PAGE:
As a socialist feminist I am always looking around for books and authors to inspire me. I was introduced to Ethel Carnie by Ruth and Eddie Frow of the Working Class Movement Library.
She was a northern woman who grew up in the highly politicised community of East Lancashire; a community that valued political activism and culture. Ethel wrote poetry from an early age. Like many working class children she started work in the mills at aged 11, but it did not blunt her interest in a writing career.
She escaped the mills to London after she was spotted by Robert Blatchford and went to work for the Clarion socialist newspaper, and also used her writing skills to encourage other working class women to write about their lives through the Bebel House Women’s College and Socialist Centre.
Returning north, a married woman with two children, Ethel , along with her husband, edited the first anti-fascist newspaper the Clear Light in the 1920s from her front room. Over the years she continued her political activity whilst writing ten novels, as well as many short stories and poetry.
The House That Jill Built was published in 1920. The main character, Jill Bennett, is 18 years old and a typist in London when she finds out that she has inherited £10,000. With all the confidence of her class – her father was a doctor – she decides to set up a rest home for working class women in the countryside where she would offer tired mothers a month away from their husbands and children, a place where they could eat good food, socialise with the other women and generally do nothing.
Today this idea would be controversial. We would be asking questions about why Jill would get to make all the decisions and perhaps challenge the idea that only mothers, not other single women with caring responsibilities, would not be invited to the rest home.
But the novel was published in 1920 and this type of nostalgic novel would be seen as acceptable. Also I have to comment on the dated references to Jill’s Irish background eg. “But Jill’s Irish blood was up”. Running through the novel is also a very tedious storyline about Jill and her love life.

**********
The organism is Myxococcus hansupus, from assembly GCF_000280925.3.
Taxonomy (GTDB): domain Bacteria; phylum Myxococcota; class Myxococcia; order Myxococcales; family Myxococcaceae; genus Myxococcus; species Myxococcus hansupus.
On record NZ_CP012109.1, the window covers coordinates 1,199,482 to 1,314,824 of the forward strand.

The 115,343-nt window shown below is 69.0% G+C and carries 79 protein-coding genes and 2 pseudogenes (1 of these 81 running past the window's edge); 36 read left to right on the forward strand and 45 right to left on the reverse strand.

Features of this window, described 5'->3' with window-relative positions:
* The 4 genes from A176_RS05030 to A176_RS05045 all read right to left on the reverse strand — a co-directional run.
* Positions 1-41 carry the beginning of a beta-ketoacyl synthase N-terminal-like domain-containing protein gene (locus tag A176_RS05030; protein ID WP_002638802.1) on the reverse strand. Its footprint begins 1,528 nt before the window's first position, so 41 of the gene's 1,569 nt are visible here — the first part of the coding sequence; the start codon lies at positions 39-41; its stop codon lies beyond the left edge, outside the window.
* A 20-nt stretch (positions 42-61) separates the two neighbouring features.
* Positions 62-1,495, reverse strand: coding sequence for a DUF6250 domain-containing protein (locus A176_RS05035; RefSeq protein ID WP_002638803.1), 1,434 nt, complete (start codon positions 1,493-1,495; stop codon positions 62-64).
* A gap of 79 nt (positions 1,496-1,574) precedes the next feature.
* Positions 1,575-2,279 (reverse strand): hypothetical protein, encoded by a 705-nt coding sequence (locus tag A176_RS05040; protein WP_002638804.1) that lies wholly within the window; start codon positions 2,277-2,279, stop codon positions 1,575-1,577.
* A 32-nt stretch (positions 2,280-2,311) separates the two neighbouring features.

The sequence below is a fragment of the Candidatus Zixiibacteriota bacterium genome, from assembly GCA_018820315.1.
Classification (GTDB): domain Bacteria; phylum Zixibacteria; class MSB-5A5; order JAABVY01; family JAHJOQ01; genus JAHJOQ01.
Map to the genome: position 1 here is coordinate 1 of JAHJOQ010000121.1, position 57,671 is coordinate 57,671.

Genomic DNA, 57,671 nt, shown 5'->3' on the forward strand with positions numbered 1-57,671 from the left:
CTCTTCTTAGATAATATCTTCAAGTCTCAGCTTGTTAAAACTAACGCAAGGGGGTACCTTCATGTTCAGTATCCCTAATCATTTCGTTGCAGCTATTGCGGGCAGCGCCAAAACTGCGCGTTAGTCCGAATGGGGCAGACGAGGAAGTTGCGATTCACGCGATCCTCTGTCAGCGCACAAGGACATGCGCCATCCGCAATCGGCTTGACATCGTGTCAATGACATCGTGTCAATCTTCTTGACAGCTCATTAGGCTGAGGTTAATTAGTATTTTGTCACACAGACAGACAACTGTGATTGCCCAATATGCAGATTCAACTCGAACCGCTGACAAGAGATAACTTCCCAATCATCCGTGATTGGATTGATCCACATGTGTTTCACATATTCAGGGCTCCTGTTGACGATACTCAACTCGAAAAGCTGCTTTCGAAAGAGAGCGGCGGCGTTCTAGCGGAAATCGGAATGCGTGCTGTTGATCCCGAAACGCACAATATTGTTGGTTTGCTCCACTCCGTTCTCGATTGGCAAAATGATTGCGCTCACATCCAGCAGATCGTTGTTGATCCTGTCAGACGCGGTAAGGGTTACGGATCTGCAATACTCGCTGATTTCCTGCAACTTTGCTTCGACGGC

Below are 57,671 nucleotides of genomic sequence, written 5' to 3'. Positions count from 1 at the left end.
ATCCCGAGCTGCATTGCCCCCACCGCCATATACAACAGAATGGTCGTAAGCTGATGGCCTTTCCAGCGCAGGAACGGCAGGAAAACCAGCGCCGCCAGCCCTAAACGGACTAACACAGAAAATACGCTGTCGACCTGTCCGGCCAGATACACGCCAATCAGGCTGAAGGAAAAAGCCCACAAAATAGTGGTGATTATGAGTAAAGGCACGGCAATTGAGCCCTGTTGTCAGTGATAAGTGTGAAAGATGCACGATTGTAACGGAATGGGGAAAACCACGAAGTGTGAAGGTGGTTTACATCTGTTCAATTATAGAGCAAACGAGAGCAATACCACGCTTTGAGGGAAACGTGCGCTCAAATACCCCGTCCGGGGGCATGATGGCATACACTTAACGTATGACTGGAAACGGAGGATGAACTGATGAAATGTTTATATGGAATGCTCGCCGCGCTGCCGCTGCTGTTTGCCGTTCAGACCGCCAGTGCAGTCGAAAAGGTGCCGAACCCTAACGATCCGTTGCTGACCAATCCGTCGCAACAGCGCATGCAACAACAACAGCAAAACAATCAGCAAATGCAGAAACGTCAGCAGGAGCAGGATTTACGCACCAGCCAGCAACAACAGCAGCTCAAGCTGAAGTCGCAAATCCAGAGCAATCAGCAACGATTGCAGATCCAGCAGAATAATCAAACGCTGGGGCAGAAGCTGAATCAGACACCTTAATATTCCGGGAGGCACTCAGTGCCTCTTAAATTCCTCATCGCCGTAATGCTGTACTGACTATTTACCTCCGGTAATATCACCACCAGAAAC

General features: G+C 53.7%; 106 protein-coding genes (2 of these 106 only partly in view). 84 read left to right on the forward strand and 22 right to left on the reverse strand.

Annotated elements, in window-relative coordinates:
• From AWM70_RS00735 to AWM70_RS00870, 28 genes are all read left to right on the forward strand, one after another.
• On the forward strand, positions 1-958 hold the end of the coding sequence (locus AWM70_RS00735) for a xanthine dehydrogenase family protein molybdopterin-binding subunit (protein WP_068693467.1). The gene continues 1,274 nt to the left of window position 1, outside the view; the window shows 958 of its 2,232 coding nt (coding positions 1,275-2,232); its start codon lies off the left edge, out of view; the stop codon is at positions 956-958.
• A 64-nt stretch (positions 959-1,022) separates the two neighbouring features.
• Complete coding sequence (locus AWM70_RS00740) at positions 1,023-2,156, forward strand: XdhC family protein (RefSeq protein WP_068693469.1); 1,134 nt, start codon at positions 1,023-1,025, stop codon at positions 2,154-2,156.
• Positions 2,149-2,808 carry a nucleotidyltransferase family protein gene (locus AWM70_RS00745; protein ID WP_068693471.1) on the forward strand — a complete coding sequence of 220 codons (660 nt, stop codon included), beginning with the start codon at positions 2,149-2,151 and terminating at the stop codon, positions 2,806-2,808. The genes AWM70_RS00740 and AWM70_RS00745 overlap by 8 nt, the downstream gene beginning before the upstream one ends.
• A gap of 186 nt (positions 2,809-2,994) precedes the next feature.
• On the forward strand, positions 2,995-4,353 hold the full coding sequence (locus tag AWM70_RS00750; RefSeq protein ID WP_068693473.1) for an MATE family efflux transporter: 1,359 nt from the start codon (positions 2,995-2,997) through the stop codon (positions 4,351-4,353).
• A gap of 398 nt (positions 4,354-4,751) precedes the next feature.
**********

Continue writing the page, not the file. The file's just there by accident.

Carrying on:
But, even given the era, it’s a rather strange story for a socialist woman to write. Ethel grew up in one of the most exciting times for women: prior to the First World War women were very much in the public eye through the campaign for the vote and taking a major role in trade union and socialist movements.
During the war women were encouraged to work in the munitions industry. Some women, like Ethel and other working class women such as trade unionist Mary Quaile, took part in the No- Conscription Fellowship – not just taking a very unpopular stance to oppose the war but supporting their men who refused to fight.
By 1920 women were again thrown out of the workforce. Some physically, such as the Bristol female tram workers who were attacked by veterans at their workplace. Many women faced widowhood after the war or had to care for their disabled husbands (or brothers, as in Mary Quaile’s case) with little support from the state. It is surprising, therefore, that none of this is referred to in the book.
Ethel said in 1920 said that the most difficult task “is to teach people to want something better, to sting them into rebellion against poverty, to fire their hearts with a cause”. Unfortunately this novel does not do that; it may have had the opposite effect.
Not unlike today, Ethel was subject to the politics of her publisher. In 1915 she had signed a six book deal with publisher Herbert Jenkins, who preferred light fiction, and in 1925 refused to publish her next book This Slavery which was one of her most important novels.
In This Slavery Ethel, through the Martin sisters, Hester and Rachel, explores the lives of working class young women in the years before the First World War. I love their anger. Rachel becomes active in the fight against the factory owners and says “So long as this system remains as it is I’ll attack it.” Hester decides to marry but says, “I am tired of being a slave. I don’t want to spend my life like my mother has spent hers”. Both of them, in their own ways, decide to fight slavery, in the factory or in marriage.
The novel was made more accessible to working class audiences by its serialisation in the Daily Herald in October 1923. It was then published in a cheap book edition, making it more affordable to the audience it was written for.
Life for working class women today is harsh. Books can be inspirational and This Slavery is a book for today. Unfortunately the trade union movement in this country continues to flag up depressing male stories in the much tweeted “Ragged Trousered Philanthropists”. Instead, as in 1925, they should be producing cheap copies of This Slavery to inspire a new generation of women and men.
Find out more about Ethel at the Working Class Movement Library
Thanks to Dr. Nicola Wilson and Kennedy & Boyd for republishing Ethel’s novels.